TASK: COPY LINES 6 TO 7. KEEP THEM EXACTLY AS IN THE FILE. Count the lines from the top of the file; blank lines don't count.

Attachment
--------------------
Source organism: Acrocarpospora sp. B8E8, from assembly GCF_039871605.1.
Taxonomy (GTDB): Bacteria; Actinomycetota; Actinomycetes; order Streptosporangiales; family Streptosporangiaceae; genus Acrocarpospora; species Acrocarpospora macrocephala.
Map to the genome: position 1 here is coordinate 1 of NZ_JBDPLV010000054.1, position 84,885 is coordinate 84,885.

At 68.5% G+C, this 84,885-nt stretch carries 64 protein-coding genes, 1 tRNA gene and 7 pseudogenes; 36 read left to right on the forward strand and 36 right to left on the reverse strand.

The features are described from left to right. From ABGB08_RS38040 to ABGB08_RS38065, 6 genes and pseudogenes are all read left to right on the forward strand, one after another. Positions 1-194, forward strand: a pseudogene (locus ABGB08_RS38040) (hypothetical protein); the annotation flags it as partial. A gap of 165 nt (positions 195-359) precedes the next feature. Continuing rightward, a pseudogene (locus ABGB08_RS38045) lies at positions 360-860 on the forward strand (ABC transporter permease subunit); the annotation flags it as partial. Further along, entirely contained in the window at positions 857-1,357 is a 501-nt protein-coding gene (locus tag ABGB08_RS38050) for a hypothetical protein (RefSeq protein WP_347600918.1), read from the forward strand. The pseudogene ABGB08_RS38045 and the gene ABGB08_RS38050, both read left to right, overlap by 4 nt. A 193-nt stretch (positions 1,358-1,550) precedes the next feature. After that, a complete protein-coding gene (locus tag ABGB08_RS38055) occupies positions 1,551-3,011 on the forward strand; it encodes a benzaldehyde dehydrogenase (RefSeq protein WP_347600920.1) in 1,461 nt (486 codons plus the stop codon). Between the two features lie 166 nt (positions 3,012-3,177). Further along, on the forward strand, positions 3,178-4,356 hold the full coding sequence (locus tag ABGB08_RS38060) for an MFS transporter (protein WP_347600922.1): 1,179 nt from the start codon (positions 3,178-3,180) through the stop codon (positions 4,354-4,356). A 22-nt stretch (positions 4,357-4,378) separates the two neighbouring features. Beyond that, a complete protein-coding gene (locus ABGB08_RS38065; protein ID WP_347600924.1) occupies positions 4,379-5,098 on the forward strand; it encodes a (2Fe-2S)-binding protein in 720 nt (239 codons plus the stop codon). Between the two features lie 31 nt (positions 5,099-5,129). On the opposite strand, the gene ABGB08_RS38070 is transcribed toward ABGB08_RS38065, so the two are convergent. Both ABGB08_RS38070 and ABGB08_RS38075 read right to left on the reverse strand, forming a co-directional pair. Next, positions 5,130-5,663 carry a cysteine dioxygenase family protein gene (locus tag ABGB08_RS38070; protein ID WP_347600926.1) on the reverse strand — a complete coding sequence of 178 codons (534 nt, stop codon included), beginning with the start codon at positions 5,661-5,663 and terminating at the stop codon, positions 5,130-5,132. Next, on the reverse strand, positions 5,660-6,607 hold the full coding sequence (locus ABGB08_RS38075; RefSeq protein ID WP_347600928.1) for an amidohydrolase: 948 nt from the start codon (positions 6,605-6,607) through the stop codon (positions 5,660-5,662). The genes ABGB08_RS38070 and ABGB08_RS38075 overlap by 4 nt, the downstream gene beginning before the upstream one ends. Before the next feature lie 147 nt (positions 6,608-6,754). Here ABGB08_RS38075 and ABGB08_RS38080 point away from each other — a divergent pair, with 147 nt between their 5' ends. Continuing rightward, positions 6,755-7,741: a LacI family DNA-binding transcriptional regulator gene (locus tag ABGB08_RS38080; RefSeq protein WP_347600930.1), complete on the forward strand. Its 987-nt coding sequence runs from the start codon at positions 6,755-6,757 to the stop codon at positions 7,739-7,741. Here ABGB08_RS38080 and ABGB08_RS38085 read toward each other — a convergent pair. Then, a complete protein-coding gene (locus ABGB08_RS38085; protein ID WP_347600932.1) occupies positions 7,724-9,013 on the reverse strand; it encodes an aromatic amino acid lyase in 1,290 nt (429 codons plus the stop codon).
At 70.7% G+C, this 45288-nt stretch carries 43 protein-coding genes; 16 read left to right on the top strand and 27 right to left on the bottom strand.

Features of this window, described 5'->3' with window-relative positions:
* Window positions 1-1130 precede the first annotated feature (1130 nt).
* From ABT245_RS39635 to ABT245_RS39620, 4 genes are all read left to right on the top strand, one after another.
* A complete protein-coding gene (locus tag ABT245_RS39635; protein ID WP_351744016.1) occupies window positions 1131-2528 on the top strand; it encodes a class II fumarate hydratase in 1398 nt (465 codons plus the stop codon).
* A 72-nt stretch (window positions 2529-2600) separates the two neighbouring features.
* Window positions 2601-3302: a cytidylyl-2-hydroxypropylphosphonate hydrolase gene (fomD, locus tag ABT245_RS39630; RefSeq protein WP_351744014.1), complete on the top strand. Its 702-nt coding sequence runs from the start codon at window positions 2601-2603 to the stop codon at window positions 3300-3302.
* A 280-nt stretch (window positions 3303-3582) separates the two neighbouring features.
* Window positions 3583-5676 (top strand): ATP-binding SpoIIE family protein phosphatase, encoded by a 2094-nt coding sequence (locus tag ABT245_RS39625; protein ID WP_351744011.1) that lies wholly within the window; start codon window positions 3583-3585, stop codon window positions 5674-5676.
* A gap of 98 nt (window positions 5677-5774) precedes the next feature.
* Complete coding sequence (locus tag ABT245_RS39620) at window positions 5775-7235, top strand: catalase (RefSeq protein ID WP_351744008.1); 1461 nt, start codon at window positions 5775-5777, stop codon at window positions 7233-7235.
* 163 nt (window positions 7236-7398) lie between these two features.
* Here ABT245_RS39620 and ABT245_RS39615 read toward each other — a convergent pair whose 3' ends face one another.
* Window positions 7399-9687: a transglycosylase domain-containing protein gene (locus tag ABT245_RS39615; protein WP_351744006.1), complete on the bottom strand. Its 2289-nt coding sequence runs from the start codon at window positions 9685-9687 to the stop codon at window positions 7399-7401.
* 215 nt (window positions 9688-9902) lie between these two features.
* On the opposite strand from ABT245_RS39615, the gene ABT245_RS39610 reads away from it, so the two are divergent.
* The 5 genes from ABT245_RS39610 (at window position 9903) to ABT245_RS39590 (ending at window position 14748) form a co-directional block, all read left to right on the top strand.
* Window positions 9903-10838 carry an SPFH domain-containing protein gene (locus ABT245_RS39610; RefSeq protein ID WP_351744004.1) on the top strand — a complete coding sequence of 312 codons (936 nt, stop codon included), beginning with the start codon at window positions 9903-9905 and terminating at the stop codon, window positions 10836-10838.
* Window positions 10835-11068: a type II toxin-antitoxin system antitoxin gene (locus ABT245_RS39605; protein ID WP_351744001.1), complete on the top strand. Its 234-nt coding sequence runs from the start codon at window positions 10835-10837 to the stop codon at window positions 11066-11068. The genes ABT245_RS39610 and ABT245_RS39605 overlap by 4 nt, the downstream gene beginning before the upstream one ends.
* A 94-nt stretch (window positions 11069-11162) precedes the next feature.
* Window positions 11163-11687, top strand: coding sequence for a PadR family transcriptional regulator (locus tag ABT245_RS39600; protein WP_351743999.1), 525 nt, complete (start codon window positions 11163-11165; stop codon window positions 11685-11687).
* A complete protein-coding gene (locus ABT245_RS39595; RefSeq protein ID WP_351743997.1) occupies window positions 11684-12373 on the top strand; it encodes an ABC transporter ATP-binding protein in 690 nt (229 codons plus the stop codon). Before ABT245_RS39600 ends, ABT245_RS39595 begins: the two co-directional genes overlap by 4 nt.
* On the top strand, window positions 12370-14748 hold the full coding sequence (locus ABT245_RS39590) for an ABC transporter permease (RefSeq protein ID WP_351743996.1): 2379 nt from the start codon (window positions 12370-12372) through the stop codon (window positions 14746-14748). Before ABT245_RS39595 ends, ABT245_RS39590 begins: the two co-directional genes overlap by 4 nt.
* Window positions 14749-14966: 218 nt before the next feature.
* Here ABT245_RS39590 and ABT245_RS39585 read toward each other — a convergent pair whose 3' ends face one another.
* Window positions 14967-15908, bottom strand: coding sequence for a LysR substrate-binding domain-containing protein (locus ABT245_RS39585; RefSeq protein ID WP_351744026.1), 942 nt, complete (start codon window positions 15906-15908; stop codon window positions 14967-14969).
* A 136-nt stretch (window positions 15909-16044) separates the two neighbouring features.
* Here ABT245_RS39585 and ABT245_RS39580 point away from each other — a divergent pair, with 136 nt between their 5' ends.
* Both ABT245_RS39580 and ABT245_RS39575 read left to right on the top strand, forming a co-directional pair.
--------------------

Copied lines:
At 70.7% G+C, this 45288-nt stretch carries 43 protein-coding genes; 16 read left to right on the top strand and 27 right to left on the bottom strand.

Features of this window, described 5'->3' with window-relative positions: